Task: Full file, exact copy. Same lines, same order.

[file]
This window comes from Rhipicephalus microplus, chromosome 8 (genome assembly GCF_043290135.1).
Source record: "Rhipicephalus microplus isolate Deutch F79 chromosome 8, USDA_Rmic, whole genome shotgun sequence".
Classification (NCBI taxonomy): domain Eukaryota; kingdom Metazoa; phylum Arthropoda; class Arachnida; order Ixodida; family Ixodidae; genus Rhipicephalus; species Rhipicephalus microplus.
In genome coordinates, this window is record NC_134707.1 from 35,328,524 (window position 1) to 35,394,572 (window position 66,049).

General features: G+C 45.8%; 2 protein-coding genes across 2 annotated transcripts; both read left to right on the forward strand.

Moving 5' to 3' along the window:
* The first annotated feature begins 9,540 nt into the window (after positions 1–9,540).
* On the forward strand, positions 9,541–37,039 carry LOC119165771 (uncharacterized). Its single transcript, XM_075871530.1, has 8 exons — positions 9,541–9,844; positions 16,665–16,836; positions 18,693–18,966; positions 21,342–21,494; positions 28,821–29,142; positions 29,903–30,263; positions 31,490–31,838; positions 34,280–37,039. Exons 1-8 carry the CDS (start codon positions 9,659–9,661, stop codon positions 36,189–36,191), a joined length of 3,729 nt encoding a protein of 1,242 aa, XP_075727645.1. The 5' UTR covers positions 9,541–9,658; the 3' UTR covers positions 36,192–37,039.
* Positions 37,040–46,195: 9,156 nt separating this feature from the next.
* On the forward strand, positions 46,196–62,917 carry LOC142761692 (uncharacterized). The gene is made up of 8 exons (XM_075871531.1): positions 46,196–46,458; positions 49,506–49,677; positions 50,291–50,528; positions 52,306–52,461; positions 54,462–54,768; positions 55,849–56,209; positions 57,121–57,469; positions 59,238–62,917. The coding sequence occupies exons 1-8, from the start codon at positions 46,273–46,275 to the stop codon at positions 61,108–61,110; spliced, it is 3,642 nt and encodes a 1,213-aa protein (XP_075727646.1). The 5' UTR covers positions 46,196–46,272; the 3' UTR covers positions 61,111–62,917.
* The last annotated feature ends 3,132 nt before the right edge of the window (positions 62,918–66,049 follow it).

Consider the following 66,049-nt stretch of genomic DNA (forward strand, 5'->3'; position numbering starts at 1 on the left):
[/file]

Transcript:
This window comes from Rhipicephalus microplus, chromosome 8 (genome assembly GCF_043290135.1).
Source record: "Rhipicephalus microplus isolate Deutch F79 chromosome 8, USDA_Rmic, whole genome shotgun sequence".
Classification (NCBI taxonomy): domain Eukaryota; kingdom Metazoa; phylum Arthropoda; class Arachnida; order Ixodida; family Ixodidae; genus Rhipicephalus; species Rhipicephalus microplus.
In genome coordinates, this window is record NC_134707.1 from 35,328,524 (window position 1) to 35,394,572 (window position 66,049).

General features: G+C 45.8%; 2 protein-coding genes across 2 annotated transcripts; both read left to right on the forward strand.

Moving 5' to 3' along the window:
* The first annotated feature begins 9,540 nt into the window (after positions 1–9,540).
* On the forward strand, positions 9,541–37,039 carry LOC119165771 (uncharacterized). Its single transcript, XM_075871530.1, has 8 exons — positions 9,541–9,844; positions 16,665–16,836; positions 18,693–18,966; positions 21,342–21,494; positions 28,821–29,142; positions 29,903–30,263; positions 31,490–31,838; positions 34,280–37,039. Exons 1-8 carry the CDS (start codon positions 9,659–9,661, stop codon positions 36,189–36,191), a joined length of 3,729 nt encoding a protein of 1,242 aa, XP_075727645.1. The 5' UTR covers positions 9,541–9,658; the 3' UTR covers positions 36,192–37,039.
* Positions 37,040–46,195: 9,156 nt separating this feature from the next.
* On the forward strand, positions 46,196–62,917 carry LOC142761692 (uncharacterized). The gene is made up of 8 exons (XM_075871531.1): positions 46,196–46,458; positions 49,506–49,677; positions 50,291–50,528; positions 52,306–52,461; positions 54,462–54,768; positions 55,849–56,209; positions 57,121–57,469; positions 59,238–62,917. The coding sequence occupies exons 1-8, from the start codon at positions 46,273–46,275 to the stop codon at positions 61,108–61,110; spliced, it is 3,642 nt and encodes a 1,213-aa protein (XP_075727646.1). The 5' UTR covers positions 46,196–46,272; the 3' UTR covers positions 61,111–62,917.
* The last annotated feature ends 3,132 nt before the right edge of the window (positions 62,918–66,049 follow it).

Consider the following 66,049-nt stretch of genomic DNA (forward strand, 5'->3'; position numbering starts at 1 on the left):